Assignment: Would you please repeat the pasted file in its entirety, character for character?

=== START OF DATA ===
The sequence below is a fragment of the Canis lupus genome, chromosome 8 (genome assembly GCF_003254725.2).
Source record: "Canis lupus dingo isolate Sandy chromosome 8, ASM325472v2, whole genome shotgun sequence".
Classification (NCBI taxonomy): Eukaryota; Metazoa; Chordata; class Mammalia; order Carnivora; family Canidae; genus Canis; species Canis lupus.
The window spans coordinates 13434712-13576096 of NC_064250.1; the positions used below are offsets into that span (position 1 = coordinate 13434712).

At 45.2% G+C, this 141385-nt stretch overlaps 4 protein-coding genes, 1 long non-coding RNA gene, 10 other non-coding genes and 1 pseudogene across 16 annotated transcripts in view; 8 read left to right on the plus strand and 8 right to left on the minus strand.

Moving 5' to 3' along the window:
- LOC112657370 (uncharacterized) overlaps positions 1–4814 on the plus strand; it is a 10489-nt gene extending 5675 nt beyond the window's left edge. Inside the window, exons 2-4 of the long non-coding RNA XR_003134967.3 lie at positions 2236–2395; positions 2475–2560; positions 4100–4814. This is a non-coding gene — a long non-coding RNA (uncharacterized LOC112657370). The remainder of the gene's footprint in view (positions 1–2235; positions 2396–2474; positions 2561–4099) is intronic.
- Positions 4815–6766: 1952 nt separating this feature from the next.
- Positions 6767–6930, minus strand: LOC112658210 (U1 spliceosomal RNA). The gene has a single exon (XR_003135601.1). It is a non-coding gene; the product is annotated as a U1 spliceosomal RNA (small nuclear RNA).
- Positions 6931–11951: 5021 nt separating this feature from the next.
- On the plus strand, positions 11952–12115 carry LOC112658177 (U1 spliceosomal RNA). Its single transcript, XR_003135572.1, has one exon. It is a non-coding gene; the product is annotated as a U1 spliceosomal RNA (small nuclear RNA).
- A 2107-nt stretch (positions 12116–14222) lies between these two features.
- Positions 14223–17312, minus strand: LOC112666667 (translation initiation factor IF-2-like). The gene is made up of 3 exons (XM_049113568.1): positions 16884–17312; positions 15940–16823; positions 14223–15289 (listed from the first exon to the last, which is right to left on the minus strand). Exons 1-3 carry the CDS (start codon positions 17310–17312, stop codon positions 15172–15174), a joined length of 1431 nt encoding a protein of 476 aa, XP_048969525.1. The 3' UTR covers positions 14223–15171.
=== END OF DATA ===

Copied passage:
The sequence below is a fragment of the Canis lupus genome, chromosome 8 (genome assembly GCF_003254725.2).
Source record: "Canis lupus dingo isolate Sandy chromosome 8, ASM325472v2, whole genome shotgun sequence".
Classification (NCBI taxonomy): Eukaryota; Metazoa; Chordata; class Mammalia; order Carnivora; family Canidae; genus Canis; species Canis lupus.
The window spans coordinates 13434712-13576096 of NC_064250.1; the positions used below are offsets into that span (position 1 = coordinate 13434712).

At 45.2% G+C, this 141385-nt stretch overlaps 4 protein-coding genes, 1 long non-coding RNA gene, 10 other non-coding genes and 1 pseudogene across 16 annotated transcripts in view; 8 read left to right on the plus strand and 8 right to left on the minus strand.

Moving 5' to 3' along the window:
- LOC112657370 (uncharacterized) overlaps positions 1–4814 on the plus strand; it is a 10489-nt gene extending 5675 nt beyond the window's left edge. Inside the window, exons 2-4 of the long non-coding RNA XR_003134967.3 lie at positions 2236–2395; positions 2475–2560; positions 4100–4814. This is a non-coding gene — a long non-coding RNA (uncharacterized LOC112657370). The remainder of the gene's footprint in view (positions 1–2235; positions 2396–2474; positions 2561–4099) is intronic.
- Positions 4815–6766: 1952 nt separating this feature from the next.
- Positions 6767–6930, minus strand: LOC112658210 (U1 spliceosomal RNA). The gene has a single exon (XR_003135601.1). It is a non-coding gene; the product is annotated as a U1 spliceosomal RNA (small nuclear RNA).
- Positions 6931–11951: 5021 nt separating this feature from the next.
- On the plus strand, positions 11952–12115 carry LOC112658177 (U1 spliceosomal RNA). Its single transcript, XR_003135572.1, has one exon. It is a non-coding gene; the product is annotated as a U1 spliceosomal RNA (small nuclear RNA).
- A 2107-nt stretch (positions 12116–14222) lies between these two features.
- Positions 14223–17312, minus strand: LOC112666667 (translation initiation factor IF-2-like). The gene is made up of 3 exons (XM_049113568.1): positions 16884–17312; positions 15940–16823; positions 14223–15289 (listed from the first exon to the last, which is right to left on the minus strand). Exons 1-3 carry the CDS (start codon positions 17310–17312, stop codon positions 15172–15174), a joined length of 1431 nt encoding a protein of 476 aa, XP_048969525.1. The 3' UTR covers positions 14223–15171.